Wednesday, 20 February 2008

Dipping a languid toe into the swimming pool of your mind

I want to explain that all the characters of a play have been deaded. Do I say:

1. "The entire dramatis personæ is murdered", or

2. "All the dramatis personæ are murdered"?

The Poxford English Dictionary is no assistance on this one.

15 comments:

TimT said...

If you substitute the word 'cast' for 'dramatis personae', both versions would seem to be acceptable. (Both words would seem to serve exactly the same function in this context, so I don't see why this argument shouldn't apply.)

In other news, if all the characters has been deaded, why is they been deaded? It don't make no sense!

alexis said...

I think "a cast" is murdered. It's a collective noun, so it functions grammatically as if it were singular, even though semantically it signifies a plural.

So my question is whether or not "dramatis personæ" is a collective noun, or whether it's a plural noun, like "scissors" or "trousers".

(They done got deaded because there were a war.)

TimT said...

Macquarie says this 'ere 'dramatis personae' is a plural noun.

It's the offishul Australian dictionary, and wot taught me to speak goodly and properness, like. So you can trust it.

alexis said...

That settles her. I will haste forth and "are". Thanks, Tim.

Dale Slamma said...

I will use this question to annoy my colleagues by having a surprise quiz.

vague said...

I was going to chime in, but Tim has already solved it. Plural indeed! Anyway, I think you should definitely go with "deaded" instead of "murdered." Verb that adjective; go on, verb it!

eyrie said...

I would just have plumbed for "are" without even thinking twice, but the moment of uneasy doubt prompted by this post was indeed refreshing.

"Deaded" is a very charming verbalised noun, which is refreshing too, since they're usually things like "incentivise".

eyrie said...

Um, verbalised adjective, unless one says "the dead". But the point stands- language is funny when one looks at it closely.

Mark said...

Mistah dramatis personae, they dead.

Anonymous said...

Exeunt omnes, pushing up daisies?

Maria said...

I think it was the Macquarie I consulted for the definition of "geek", which told me something about "people who indulge in activities such as biting the heads off chickens"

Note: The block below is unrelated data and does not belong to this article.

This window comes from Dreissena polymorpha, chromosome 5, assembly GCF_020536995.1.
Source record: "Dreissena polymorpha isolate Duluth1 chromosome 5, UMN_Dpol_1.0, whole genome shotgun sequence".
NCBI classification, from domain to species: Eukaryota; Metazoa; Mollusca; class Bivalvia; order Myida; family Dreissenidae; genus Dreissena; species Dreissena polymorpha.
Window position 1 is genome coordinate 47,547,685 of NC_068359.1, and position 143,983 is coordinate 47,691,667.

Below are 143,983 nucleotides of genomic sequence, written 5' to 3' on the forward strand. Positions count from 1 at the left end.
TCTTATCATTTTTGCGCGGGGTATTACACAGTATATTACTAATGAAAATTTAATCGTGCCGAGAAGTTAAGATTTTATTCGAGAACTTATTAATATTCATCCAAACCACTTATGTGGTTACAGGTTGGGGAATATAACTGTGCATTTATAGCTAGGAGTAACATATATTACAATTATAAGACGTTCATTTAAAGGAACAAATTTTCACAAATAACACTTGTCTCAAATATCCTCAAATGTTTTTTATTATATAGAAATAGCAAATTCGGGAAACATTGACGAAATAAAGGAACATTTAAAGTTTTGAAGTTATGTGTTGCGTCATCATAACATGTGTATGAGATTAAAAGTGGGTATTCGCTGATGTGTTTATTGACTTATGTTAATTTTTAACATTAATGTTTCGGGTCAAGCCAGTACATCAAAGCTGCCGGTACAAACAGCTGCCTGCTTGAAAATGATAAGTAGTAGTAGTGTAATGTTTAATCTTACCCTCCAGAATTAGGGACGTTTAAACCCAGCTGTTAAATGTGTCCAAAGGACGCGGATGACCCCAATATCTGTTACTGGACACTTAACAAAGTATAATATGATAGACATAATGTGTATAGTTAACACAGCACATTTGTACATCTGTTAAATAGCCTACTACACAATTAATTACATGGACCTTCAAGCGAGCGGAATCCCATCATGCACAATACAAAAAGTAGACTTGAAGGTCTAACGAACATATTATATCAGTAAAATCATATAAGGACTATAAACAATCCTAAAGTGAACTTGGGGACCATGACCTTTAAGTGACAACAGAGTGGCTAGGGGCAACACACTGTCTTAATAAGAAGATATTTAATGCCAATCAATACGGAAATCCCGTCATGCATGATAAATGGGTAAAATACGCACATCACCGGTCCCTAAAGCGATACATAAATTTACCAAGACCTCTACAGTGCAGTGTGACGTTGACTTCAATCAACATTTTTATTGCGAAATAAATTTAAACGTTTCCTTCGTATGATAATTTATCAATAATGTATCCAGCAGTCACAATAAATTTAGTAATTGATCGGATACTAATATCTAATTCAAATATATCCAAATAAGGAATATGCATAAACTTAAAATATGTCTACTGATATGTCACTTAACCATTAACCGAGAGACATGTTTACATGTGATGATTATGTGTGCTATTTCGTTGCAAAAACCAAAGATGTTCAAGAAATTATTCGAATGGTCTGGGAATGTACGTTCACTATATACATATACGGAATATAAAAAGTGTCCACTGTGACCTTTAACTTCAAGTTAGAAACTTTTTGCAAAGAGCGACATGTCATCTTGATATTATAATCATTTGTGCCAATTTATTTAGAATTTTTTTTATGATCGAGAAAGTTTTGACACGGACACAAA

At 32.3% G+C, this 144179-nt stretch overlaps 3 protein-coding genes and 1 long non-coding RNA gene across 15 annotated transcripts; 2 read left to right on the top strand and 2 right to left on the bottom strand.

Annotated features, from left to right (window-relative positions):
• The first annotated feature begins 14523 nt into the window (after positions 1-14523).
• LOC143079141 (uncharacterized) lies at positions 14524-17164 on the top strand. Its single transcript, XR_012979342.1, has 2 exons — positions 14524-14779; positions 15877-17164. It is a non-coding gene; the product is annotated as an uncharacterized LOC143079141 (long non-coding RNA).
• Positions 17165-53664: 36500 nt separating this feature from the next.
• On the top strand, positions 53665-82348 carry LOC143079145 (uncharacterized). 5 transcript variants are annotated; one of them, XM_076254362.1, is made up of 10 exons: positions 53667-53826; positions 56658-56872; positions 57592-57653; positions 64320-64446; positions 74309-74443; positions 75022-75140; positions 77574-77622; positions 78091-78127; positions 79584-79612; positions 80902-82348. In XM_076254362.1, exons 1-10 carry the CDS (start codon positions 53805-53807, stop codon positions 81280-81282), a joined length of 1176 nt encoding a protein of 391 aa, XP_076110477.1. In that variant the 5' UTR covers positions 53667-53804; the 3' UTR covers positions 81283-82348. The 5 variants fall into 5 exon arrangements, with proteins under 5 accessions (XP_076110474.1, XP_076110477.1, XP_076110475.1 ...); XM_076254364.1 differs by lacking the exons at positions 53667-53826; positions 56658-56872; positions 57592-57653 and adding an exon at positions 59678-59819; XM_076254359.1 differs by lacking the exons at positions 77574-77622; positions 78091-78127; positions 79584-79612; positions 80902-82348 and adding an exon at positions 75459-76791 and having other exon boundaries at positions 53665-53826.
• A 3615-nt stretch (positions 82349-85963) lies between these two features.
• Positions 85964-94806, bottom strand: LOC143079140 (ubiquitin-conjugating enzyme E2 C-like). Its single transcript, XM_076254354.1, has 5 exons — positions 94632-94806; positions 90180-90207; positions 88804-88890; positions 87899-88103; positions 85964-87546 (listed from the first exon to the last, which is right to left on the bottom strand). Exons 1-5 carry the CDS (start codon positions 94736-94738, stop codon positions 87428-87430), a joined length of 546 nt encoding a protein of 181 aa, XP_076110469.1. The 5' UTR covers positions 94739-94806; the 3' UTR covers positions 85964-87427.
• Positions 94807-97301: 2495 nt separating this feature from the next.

Indeed!

Martin Kingsley said...

Yarr, that'd be a "circus geek", a role that overflowed from the bad old sideshow/freakshow days. Not that those days are totally over, but I digress. It's not really a career path to be encouraged in '08, so there aren't many left.

The Enigma, he's probably one of the last real, solid, big-screen, old-school "circus geeks" left. I can't think of anybody else, anyway. My favourite documented trick of his, is that he will, on command, retrieve a bottle of blue liquid, drink it, ram a pipe up his nose and down into his stomach, retrieve the liquid and pump it back into a glass, hand the glass to his wife (less of a 'geek', but anyway), who'll then drink it, pipe up nose, retrieve, pass, and so on. Biting off the heads of chickens in 2008 impresses nobody, y'see.

They're divorced now, something which I, personally, was terribly saddened to hear.

You can see why it is that this is a dying vocation, yes? Tsk.

TimT said...

Martin, I note that in the Wikipedia link you provide, Katzen is not described as a 'circus geek' or 'freak', but as a 'performance artist'. And they're certainly not in a short supply....

Old freaks don't die, they just - change their portfolio.

Martin Kingsley said...

Katzen doesn't really qualify as one, no, but in their show together, I think there was a better case to be made. By all accounts (there were a couple of articles on it, back when I kept up with this stuff), it was one of the more disconcerting sideshows.

On a related note, I still think Carnivale was an amazing television series, and that it was so tragically cut short is proof that television executives are bloodless reptilian creatures quite unlike your average humanian in every respect, and probably come to work coated in the blood of small children.

Mitzi G Burger said...

What an extraordinary exchange to make sense of, and all for the want of a horse shoe-nail*!

*something small and seemingly irrelevant that turns out to be incredibly important which started the conversational ball rolling: in this case, plurality of a certain noun.